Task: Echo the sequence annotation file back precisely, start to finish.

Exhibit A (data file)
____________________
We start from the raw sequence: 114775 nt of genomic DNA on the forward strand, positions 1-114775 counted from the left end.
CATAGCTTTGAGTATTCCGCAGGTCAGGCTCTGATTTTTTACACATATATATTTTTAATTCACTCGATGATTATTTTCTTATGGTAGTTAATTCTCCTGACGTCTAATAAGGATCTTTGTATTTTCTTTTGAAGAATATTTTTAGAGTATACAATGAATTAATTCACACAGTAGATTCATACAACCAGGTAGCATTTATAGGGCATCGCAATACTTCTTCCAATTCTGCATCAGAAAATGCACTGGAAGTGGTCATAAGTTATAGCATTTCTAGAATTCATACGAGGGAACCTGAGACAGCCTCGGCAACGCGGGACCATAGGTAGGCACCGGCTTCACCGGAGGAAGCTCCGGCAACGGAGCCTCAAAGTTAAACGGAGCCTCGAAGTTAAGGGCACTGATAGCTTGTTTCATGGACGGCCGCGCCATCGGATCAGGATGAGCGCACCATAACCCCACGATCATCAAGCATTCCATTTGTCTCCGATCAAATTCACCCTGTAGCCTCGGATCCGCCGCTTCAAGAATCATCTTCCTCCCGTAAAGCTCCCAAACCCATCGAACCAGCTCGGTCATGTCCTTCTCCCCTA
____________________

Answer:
We start from the raw sequence: 114775 nt of genomic DNA on the forward strand, positions 1-114775 counted from the left end.
CATAGCTTTGAGTATTCCGCAGGTCAGGCTCTGATTTTTTACACATATATATTTTTAATTCACTCGATGATTATTTTCTTATGGTAGTTAATTCTCCTGACGTCTAATAAGGATCTTTGTATTTTCTTTTGAAGAATATTTTTAGAGTATACAATGAATTAATTCACACAGTAGATTCATACAACCAGGTAGCATTTATAGGGCATCGCAATACTTCTTCCAATTCTGCATCAGAAAATGCACTGGAAGTGGTCATAAGTTATAGCATTTCTAGAATTCATACGAGGGAACCTGAGACAGCCTCGGCAACGCGGGACCATAGGTAGGCACCGGCTTCACCGGAGGAAGCTCCGGCAACGGAGCCTCAAAGTTAAACGGAGCCTCGAAGTTAAGGGCACTGATAGCTTGTTTCATGGACGGCCGCGCCATCGGATCAGGATGAGCGCACCATAACCCCACGATCATCAAGCATTCCATTTGTCTCCGATCAAATTCACCCTGTAGCCTCGGATCCGCCGCTTCAAGAATCATCTTCCTCCCGTAAAGCTCCCAAACCCATCGAACCAGCTCGGTCATGTCCTTCTCCCCTA